Racing is in the bloodline for the Hon Harry Herbert. His father, Lord ‘Porchie’ Porchester, later the 7th Earl of Carnarvon, was Queen Elizabeth II’s racing manager and part of Her Majesty’s inner circle. (Indeed, Lord Porchester was so entwined in royal life that he was given a significant storyline in Netflix’s The Crown.)
Now it is Harry Herbert who has the inside track on the runners and riders of Britain’s leading racehorses. He is chairman and CEO of Highclere Thoroughbred Racing (HTR), which over the last 30 years has established itself as Europe’s leading racehorse syndication company.
‘To own part of a stunning thoroughbred that you have seen develop from a yearling into a competitive two-year-old, or older, is unbelievably special,’ Herbert says of the enduring appeal of horse racing. ‘To cheer your horse home against the competition in front of thousands of people is simply mind boggling.’
Racing around the world
Herbert began his career in thoroughbred racing in the 1980s, working for Bloodstock Research in the US. The equine expert moved to The Matchmaker Group, a bloodstock sales and finance firm, before returning to Britain in 1987.
Founded in 1992, HTC takes its name from the Herbert family seat of Highclere Castle, in Hampshire, famous as the filming location of Downton Abbey and home to Herbert’s older brother, George Herbert, 8th Earl of Carnarvon.
Small investment, large benefits
HTR specialises in putting together small groups of HNWs (typically between 10 and 20) to share in the ownership of top quality racehorses. The cost of a share differs depending on the syndicate but generally ranges from around £6,000 up to the region of £26,000.
‘Each initial share price includes the cost of the horse and all anticipated expenses over a year,’ Herbert explains of the payment structure. ‘A smaller sum is due on January 1 the following year, and all horses must be sold by the end of their four-year-old season. At the end of the life of the syndicate, share owners see where every penny has been spent with a full certified set of accounts provided.’
This set-up gives enthusiasts the thrill of owning a racehorse without incurring the significant costs associated with sole ownership. It also grants access to the gilded world of elite horse racing.
Harry Herbert continues: ‘Effectively, Highclere acts as personal racing manager to each share owner, which is unique. Private boxes and picnics at Royal Ascot, combined with numerous stable visits to see one’s horse, makes this ownership involvement a truly life changing one.’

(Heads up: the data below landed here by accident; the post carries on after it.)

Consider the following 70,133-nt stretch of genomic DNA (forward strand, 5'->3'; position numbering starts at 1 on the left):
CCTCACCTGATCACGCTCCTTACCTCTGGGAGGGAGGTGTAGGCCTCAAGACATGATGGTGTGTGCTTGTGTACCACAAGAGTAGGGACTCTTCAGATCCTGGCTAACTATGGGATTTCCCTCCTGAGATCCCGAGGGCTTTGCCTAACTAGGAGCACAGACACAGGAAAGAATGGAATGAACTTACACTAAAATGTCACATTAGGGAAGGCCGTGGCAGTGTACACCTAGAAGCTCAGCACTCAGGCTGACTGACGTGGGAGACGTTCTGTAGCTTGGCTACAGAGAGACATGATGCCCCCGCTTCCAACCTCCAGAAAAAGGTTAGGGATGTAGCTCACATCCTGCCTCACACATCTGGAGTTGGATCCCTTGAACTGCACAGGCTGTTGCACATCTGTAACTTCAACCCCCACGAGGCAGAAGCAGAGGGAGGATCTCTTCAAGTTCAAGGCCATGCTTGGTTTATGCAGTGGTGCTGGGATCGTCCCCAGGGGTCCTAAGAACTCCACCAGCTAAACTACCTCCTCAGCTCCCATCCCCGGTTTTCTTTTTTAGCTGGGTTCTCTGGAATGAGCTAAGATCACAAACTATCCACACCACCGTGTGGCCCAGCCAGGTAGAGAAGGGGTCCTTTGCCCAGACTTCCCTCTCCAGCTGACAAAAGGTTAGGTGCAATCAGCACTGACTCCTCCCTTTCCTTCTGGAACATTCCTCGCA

Pay days aren’t guaranteed
However, it does not guarantee a financial return. Herbert notes: ‘It’s certainly not a financial investment and should never be treated as such but good racehorses are very valuable and so, on occasions, a big pay day is possible.’ Indeed, HTC horses have sold for 26 times more their price at purchase.
The majority of HTR’s horses are bought by Herbert alongside John Warren – one of the world’s leading bloodstock advisers whose clients included Queen Elizabeth II – and his son, Jake Warren.
Their method breeds success: HTR has raced seven champions and has had 10 Royal Ascot winners, more than any other multi-ownership company. Twenty per cent of Highclere’s syndicates have produced Black Type performers (Group 1, 2, 3 and Listed races).
It’s fun, first and foremost
Offering advice to would-be owners, Herbert adds: ‘Make sure that you are dealing with a reputable syndication company and that there is clarity with how much the horse costs and what management fees are. There must be a strong and straightforward legal agreement…
‘The main thing to remember is that you are investing in fun and not for financial gain. Syndicates allow you to get involved at an affordable level with professionals who look after every aspect of your involvement.’
Highclere Thoroughbred Racing will host their annual exhibition of bloodstock known as the Yearling Parade on 21 and 22 October at Highclere Stud.